Home Finance Everything first-time buyers need to know about securing a mortgage, according to a mortgage expert

Everything first-time buyers need to know about securing a mortgage, according to a mortgage expert

by wrich
gawdo

Atom bank tells us everything the first time buyer needs to know about mortgages

For a first time buyer, the word ‘mortgage’ has the power to instil a real sense of fear: knowing where to start can seem like a daunting task, to say the least. Whether you’re hoping to escape the relentless cycle of renting life, be free of your parent’s home, or simply make it on your own, securing a mortgage is the first step to becoming a homeowner.

Want to get yourself into the best position to buy, but don’t know how? Luckily, Paul Elliot, Head of Mortgages at Atom bank, has stepped up to the plate, providing his expert advice on how best to tackle securing your first mortgage.

How do you find the best mortgage deal?

Though there are many mortgage suppliers out there, knowing which deal is the best one for you can be a tricky task to undertake. 

Paul advises: 

“I will always suggest that you seek out independent advice first – an independent mortgage broker will scour the market for you so that you can trust that it’s the best deal for you. Independent brokers have access to lots of different lenders in the market and have a regulatory obligation to recommend the best deal for your personal circumstances. With no sales agenda in the way, you should make an independent broker your first port of call!” 

We also spoke to first-time buyer, Gabriella Smith from Leeds, who told us how much she recommends finding an advisor you can rely on. She adds:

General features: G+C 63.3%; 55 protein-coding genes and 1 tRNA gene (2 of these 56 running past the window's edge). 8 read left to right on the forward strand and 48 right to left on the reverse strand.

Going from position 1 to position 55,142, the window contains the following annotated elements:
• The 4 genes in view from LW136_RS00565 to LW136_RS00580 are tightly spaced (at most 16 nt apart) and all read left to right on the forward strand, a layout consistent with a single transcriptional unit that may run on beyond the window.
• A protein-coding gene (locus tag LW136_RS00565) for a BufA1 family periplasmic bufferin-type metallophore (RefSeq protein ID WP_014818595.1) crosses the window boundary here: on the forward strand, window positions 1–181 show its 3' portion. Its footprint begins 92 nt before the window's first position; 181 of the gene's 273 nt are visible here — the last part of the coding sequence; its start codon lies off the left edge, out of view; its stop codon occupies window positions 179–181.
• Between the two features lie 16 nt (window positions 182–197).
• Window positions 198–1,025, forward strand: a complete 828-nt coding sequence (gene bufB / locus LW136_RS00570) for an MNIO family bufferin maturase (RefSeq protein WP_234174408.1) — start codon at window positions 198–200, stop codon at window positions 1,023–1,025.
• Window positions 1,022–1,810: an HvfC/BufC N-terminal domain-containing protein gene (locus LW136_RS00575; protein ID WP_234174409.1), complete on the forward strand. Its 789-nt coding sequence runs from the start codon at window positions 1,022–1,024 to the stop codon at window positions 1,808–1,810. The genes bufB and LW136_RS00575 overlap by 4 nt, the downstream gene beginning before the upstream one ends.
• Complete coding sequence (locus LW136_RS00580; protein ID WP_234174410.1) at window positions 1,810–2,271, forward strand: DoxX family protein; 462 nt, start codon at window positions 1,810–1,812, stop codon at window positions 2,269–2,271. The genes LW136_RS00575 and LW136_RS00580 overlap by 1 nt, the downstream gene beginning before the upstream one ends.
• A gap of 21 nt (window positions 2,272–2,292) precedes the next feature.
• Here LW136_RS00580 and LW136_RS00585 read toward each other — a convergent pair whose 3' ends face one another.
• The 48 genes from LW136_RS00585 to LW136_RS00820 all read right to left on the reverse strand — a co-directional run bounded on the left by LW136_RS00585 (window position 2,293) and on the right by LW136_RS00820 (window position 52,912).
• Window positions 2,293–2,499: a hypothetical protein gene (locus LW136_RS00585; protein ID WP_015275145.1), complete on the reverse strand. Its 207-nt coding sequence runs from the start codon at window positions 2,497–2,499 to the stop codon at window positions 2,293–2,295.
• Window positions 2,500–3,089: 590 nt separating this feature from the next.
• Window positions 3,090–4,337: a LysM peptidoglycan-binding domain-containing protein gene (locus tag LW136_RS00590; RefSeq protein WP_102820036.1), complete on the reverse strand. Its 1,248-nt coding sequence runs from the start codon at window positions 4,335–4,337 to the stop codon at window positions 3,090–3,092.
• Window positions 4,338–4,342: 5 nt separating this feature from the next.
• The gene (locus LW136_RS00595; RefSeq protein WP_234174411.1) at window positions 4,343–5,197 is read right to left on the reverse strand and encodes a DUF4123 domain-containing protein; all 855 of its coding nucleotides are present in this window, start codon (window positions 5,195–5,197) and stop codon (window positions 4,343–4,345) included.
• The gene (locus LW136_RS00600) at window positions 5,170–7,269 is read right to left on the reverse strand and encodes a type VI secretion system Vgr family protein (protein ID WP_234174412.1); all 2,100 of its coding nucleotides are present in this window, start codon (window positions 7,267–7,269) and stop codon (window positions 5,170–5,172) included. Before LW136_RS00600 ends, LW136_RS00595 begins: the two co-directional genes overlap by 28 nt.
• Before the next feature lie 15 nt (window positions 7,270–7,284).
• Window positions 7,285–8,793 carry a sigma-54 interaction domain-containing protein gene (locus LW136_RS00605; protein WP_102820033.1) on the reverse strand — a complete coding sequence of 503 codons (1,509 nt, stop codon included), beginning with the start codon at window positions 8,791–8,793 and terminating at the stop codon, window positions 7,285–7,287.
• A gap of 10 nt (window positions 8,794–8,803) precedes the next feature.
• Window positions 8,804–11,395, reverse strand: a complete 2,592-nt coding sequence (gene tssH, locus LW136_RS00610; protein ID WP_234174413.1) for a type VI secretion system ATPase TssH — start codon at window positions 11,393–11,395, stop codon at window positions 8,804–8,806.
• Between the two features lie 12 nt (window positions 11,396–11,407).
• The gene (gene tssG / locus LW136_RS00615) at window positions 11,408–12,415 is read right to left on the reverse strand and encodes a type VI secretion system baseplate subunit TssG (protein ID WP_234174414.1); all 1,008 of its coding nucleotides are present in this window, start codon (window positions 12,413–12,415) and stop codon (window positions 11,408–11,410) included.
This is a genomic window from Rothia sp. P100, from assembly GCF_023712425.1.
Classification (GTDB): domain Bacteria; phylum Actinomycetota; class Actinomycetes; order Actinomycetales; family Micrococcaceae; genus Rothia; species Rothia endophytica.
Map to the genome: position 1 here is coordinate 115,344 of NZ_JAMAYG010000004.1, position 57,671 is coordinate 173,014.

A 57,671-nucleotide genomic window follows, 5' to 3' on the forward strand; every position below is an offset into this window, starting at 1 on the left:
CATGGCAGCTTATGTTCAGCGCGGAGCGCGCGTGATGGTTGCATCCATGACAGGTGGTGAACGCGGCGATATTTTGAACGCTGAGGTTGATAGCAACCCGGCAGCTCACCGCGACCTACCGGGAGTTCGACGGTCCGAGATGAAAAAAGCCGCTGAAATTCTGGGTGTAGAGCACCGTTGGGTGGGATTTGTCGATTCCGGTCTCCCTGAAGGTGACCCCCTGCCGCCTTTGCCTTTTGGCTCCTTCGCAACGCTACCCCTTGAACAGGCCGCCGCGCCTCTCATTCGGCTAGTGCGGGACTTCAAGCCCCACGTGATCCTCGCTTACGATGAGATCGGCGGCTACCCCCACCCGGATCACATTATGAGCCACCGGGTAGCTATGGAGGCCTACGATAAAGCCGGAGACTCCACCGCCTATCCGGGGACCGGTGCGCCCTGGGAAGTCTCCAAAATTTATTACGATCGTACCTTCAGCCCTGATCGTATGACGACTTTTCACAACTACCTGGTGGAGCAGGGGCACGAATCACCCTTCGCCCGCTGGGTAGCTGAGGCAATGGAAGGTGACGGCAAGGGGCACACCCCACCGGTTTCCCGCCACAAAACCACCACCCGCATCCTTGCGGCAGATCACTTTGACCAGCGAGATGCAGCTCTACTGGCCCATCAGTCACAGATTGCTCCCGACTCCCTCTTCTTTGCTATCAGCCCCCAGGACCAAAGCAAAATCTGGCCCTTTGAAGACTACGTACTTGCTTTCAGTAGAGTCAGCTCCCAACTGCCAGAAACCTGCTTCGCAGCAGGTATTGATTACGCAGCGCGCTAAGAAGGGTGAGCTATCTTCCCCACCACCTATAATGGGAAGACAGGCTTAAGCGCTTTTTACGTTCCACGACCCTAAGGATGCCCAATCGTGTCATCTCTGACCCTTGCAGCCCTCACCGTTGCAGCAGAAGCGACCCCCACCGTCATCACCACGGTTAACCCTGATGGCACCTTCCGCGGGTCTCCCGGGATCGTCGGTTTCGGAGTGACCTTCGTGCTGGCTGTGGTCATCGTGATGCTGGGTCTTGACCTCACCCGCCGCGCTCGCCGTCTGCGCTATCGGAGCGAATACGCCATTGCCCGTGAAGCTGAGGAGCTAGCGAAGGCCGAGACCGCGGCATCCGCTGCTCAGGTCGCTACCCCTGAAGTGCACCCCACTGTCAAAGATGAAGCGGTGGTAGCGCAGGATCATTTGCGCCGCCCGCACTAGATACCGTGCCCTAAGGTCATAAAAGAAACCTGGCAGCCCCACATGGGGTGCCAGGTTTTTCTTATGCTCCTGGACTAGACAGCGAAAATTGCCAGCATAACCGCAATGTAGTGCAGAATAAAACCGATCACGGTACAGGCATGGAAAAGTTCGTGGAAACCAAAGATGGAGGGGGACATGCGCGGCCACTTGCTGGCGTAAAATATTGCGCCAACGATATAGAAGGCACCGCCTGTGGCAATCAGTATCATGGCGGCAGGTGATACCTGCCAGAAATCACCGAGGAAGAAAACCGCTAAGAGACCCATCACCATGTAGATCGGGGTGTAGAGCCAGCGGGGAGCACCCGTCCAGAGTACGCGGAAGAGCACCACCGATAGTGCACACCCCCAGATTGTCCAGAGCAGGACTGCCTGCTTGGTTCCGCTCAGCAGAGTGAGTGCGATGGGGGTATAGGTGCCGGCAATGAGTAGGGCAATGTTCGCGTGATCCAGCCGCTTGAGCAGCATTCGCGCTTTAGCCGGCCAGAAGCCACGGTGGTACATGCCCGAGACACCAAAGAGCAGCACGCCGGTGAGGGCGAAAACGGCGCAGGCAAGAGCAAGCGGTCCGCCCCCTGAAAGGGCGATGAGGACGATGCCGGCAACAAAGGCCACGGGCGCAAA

“Our mortgage advisor was extremely helpful and down to earth, and booked in appointments to have thorough calls with us at each stage of the process. Because she was so friendly and open, we felt we could ask her any questions we had along the way. 

“I’d definitely say to anyone looking to get a mortgage, to make sure they get a good advisor that they trust, or that’s recommended by a friend or relative” 

How much deposit is needed for first-time buyers?

Knowing exactly how much mortgage deposit is the right amount is a challenging question – one that makes deposits even more difficult to save for in advance, especially as you don’t yet know the amount. 

Paul explains:

“Often a larger deposit, and therefore a lower LTV (Loan to Value), means a better rate, so you could save serious money on the amount of interest you pay in the long term if you have a larger deposit. However, it’s also worth considering the different mortgage options available if you’re keen to get on the property ladder sooner, such as 95% and 90% LTV mortgages.”

What’s the best way to save for a mortgage?

Budgeting may just be the most tedious part of the house buying process – but it’s probably the most important one, too. 

Paul suggests:

“Creating a budget planner is a really simple way to keep track of your outstanding financial commitments and your disposable income: the more you know about your outgoings, the more control you can have over your finances, which can make you seem like a more desirable candidate for lenders.

“Make sure you take a detailed account of your budget into your first meeting with your broker, the lender should then be able to give you a more accurate mortgage decision.”